O Ku sushi offers traditional as well as modern and creative specialty rolls including some with seasonal ingredients such as the Lobster Temaki. Three buttered lobster hand rolls each come with a rainbow of green asparagus, finely shredded red beets, and a sprinkle of black volcano salt. Make a reservation at O Ku.

Asparagus Dishes

Indaco, Charleston, South Carolina
Easygoing asparagus also pairs particularly well with sweet creamy cheeses. Chef Kevin Getzewich of Charleston’s beloved rustic Italian eatery Indaco artfully arranges burrata with pickled strawberries, grilled and shaved asparagus, asparagus aioli, and a dusting of housemade granola. It’s a stunningly beautiful dish with modern Southern accents. Make a reservation at Indaco.

Asparagus dishes

Fig and Olive, West Hollywood, California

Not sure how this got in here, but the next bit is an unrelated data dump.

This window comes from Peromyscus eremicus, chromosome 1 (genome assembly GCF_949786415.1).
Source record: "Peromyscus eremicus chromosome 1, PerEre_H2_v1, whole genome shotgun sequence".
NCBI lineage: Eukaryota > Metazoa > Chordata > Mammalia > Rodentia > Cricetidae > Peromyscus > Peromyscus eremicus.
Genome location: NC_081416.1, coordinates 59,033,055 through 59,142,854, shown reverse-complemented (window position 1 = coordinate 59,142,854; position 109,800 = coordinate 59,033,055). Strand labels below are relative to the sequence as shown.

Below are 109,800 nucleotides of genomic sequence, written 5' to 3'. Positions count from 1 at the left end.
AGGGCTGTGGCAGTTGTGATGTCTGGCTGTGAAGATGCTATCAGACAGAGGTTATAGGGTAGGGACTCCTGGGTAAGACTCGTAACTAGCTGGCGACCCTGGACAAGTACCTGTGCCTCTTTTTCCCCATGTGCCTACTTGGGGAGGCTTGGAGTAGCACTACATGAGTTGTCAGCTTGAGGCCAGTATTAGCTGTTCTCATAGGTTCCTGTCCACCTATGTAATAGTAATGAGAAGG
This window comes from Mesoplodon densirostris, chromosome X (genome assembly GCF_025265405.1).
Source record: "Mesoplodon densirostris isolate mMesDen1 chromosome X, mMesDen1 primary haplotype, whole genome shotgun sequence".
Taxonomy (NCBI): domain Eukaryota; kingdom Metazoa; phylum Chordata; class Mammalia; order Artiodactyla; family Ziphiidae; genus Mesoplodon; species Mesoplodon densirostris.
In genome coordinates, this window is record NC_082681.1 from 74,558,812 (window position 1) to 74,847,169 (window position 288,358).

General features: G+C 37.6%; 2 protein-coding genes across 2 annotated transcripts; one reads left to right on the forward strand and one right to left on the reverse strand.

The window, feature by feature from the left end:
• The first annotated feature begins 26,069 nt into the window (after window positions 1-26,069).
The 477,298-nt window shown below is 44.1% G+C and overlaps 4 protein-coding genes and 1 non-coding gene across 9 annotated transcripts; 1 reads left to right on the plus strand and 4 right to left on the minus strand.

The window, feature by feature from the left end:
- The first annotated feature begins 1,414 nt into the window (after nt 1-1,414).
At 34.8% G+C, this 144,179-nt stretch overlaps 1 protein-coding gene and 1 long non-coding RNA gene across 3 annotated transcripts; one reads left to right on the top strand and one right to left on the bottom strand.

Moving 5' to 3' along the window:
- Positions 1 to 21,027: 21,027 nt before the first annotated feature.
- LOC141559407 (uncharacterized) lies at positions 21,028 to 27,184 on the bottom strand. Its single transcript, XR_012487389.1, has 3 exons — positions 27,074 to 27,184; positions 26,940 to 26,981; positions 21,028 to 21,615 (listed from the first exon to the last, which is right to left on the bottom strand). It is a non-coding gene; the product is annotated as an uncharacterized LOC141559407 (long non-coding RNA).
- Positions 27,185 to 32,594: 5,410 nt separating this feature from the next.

Inspired by the cuisine of the French Riviera, Fig and Olive adds asparagus to their spring menu in several different dishes. The Primavera Risotto made with Arborio rice features fresh green asparagus along with green peas, pea shoots, parmesan, garlic, and shallots. It’s fresh, healthful, and comforting all at the same time. Make a reservation at Fig and Olive.

Asparagus dishes

Volta, San Francisco, California
Chef Staffan Terje and Umberto Gibin’s latest restaurant features modern French and Scandinavian flavors and occasionally deconstructed classics. The Hearts of Palm & Asparagus Salad is a solid example; it’s a seasonal dish of smoked salmon with blood orange and fried shallot sauce vierge. Make a reservation at Volta.

Asparagus dishes

La Pecora Bianca, New York, New York
Recently opened La Pecora Bianca features wholesome seasonal dishes made from locally sourced ingredients including this very Italian-inspired vegetable dish. Fresh asparagus is served with watercress, soft-boiled egg, pine nuts, and lemon ($12). Make a reservation at La Pecora Bianca.

Asparagus dishes

Brezza Cucina, Atlanta, Georgia